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Recently announced changes at PokerStars have some of the site’s high-volume players crying foul.
These players are going to experience a dramatic decrease in the amount of rewards they receive from PokerStars, and feel the site is making a huge mistake by punishing its most loyal customers.
From the people we’ve spoken to, and the models we’ve run, McDonald’s claim that 2 percent of players account for 98 percent of PokerStars’ revenues is somewhere between grossly overstated and wishful thinking, for the simple fact that the more volume a player puts in, the less the site profits from this player due to paying out increased rewards.
Couple this with these players being significantly outnumbered and the 2 percent = 98 percent assertion simply doesn’t hold water.
Since looking at the value of the top 2 percent of players is beyond our capabilities (we simply don’t have access to the data needed), we’ve decided to focus on the value of the best of the best, the Supernova Elites, as we have hard numbers we can use to build a working model.
Let’s start with the reality that Supernova Elites are earning well over 50 percent rakeback (they earn between 54 percent – 59 percent based on information on the PokerStars page) and the average recreational player is earning about 5 percent rakeback in rewards (most of these players don’t play enough or last long enough to climb the VIP ladder). So, you can see why PokerStars would want to shift its focus to the recreational players, as all things being equal, they’re at least 10 times more valuable per hand based on their rakeback alone.
But of course, all things are not equal, for either group.
Players who frequent micro stakes games are even more valuable, as they generate proportionally more rake per hand, not to mention that it likely costs PokerStars an additional 5 percent to 10 percent in effective rake to police and investigate the high stakes games and process withdrawals for these players.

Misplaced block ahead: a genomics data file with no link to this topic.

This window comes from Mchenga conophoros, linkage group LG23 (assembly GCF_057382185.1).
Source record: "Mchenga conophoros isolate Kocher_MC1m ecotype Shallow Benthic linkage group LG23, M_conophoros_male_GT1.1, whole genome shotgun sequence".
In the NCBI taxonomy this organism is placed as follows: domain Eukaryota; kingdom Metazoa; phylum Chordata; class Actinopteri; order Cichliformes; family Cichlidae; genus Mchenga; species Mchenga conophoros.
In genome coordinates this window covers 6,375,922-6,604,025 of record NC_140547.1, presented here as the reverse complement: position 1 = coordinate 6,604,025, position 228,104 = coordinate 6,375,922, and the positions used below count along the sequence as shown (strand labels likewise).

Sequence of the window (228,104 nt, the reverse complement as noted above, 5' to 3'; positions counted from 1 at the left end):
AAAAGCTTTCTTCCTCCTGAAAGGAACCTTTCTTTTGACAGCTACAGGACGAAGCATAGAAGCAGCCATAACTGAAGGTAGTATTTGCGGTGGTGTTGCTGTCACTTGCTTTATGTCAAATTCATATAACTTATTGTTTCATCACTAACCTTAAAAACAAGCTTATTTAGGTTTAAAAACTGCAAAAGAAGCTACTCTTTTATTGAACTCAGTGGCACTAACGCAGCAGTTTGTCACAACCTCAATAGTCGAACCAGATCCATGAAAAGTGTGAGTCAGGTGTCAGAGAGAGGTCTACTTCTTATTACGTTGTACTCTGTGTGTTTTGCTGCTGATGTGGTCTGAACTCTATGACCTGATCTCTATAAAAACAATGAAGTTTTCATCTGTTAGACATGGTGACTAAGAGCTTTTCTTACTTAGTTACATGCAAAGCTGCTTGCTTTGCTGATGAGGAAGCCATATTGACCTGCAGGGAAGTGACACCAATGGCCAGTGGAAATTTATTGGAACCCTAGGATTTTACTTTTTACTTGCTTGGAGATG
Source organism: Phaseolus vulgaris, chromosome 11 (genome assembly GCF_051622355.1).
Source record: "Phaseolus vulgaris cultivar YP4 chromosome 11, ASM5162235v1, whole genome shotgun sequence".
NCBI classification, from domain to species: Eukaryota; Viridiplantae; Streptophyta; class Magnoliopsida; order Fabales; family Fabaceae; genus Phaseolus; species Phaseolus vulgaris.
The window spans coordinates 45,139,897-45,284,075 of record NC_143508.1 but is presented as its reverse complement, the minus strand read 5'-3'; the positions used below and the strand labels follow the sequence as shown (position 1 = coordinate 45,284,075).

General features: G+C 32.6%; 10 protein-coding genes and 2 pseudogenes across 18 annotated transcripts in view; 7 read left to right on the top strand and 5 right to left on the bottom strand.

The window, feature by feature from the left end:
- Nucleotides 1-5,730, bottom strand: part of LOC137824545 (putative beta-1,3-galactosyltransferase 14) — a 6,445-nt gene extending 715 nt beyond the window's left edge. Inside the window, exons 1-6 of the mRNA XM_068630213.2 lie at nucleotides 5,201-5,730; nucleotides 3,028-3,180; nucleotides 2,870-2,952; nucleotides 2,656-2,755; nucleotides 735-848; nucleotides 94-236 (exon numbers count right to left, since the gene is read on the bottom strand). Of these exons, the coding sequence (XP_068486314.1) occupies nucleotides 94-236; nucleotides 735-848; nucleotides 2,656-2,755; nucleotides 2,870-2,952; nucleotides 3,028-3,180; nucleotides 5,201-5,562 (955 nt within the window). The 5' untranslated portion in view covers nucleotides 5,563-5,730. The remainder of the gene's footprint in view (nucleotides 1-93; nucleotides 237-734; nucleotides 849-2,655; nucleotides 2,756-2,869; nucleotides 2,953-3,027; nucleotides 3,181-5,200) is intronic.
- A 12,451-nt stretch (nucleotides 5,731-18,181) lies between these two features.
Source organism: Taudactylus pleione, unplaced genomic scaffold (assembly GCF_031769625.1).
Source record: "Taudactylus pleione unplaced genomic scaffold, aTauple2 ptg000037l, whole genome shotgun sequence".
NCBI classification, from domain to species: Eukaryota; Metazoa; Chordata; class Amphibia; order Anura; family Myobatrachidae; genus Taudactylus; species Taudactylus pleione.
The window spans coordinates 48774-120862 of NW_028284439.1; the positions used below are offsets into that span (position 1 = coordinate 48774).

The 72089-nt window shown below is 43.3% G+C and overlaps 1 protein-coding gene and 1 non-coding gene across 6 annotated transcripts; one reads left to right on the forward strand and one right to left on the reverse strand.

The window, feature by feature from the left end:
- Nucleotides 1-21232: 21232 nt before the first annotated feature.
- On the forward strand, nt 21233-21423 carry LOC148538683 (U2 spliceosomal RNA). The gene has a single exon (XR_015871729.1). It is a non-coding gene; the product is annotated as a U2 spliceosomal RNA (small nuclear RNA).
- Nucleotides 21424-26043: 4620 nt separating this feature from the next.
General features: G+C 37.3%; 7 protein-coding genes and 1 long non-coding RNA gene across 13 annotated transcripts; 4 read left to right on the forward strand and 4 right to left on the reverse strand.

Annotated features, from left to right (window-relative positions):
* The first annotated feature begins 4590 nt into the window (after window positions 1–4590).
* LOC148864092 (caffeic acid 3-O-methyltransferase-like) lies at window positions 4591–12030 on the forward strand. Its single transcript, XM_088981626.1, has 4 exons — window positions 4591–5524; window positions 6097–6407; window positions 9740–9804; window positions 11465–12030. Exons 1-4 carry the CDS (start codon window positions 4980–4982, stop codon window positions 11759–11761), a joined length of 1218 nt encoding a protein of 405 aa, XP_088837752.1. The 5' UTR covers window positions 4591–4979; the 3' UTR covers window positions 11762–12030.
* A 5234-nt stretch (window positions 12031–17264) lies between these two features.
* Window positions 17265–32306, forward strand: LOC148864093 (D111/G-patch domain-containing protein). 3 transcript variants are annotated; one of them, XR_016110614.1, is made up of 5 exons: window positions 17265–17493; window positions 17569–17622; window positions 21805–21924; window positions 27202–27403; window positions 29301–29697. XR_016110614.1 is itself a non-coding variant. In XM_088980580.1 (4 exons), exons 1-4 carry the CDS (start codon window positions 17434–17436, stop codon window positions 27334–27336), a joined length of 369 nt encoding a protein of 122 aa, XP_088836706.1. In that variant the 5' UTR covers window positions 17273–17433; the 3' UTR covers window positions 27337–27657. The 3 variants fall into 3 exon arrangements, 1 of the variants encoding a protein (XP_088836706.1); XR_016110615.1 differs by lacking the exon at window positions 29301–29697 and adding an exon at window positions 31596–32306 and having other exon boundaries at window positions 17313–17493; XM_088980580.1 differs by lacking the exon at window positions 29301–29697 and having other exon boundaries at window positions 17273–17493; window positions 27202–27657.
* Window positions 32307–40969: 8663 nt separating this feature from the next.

When everything is considered, SNE’s are likely eating up 65 percent to 75 percent of the rake they generate, whereas the average recreational player is only costing PokerStars about 5 percent, making recreational players worth 13-15 times more. In our model we use a spread of 10-15 times.
There is also a not-so-subtle difference in numbers. There were only 371 Supernova Elites in 2013, and conservatively speaking, there are tens of thousands of recreational players playing at PokerStars every single day.
One bullish model to determine the number of players at PokerStars we developed is this (we also have a bearish model that uses 50 percent of the bullish model):
Average cash game traffic on PokerStars is approximately 15,000 players. Assuming that the average player plays two tables simultaneously (a fair assumption based on the number of recreational players who only play one table, balanced against the small number of high-volume players who play six or more), that’s 7,500 unique players at any given time.
Assuming an average playing time of one hour (again, averaging out recs who play one table for 20 minutes vs. regulars that play 12 hours across many tables), that’s 180,000 unique players and 360,000 total seats filled a day.
So for every SNE at PokerStars, there are, by our bearish calculations, at least 90,000 (about 250 to 1) and by our bullish calculations, possibly as many as 180,000 (about 500 to 1) recreational players on PokerStars day in and day out, each worth at least 10 and as much as 13-15 times more per hand than a SNE.
On the other hand, SNE’s play a ton more hands. Consider for a moment that it requires a $1/$2 6-Max NLHE player to play in nearly two million hands to reach SNE status.
But because they outnumber SNE’s 250-500 to 1, and are worth 10-15 times more to the site, each recreational player from this pool of 90,000-180,000 need only play somewhere between 267 – 800 hands per year to be worth the same as the Supernova Elites. Because many recreational players play lower stakes where the rake cap is harder to hit, they may have to play as many as 1,000 hands per year to equal a SNE.
Basically, a single Supernova Elite is worth 250-500 players who play between 267 and 1,000 hands.
Our model is far from perfect, and highly skewed towards SNE’s.
Our model assumes the pool of 90,000 – 180,000 players at PokerStars is static. In reality, the vast majority of these players participate in their few hundred to one thousand hands (some more some less) and go broke or simply stop playing. They are then replaced by new players who go through the same life cycle – rinse and repeat. Conversely, the 371 SNE’s are constant.
If the recreational player pool is replenished in this manner every 30 days, and our assumptions are close to correct, SNE’s account for about 8 percent of PokerStars’ total yearly revenue, which is still pretty impressive from such a small group of players.
Supernova Elites generate a lot of rake and are quite valuable to a poker site. However, they’re not as valuable as they believe they are. By our conservative estimates, a few hundred casual players are worth the same to PokerStars as a single SNE.
Robert DellaFave also contributed to this article.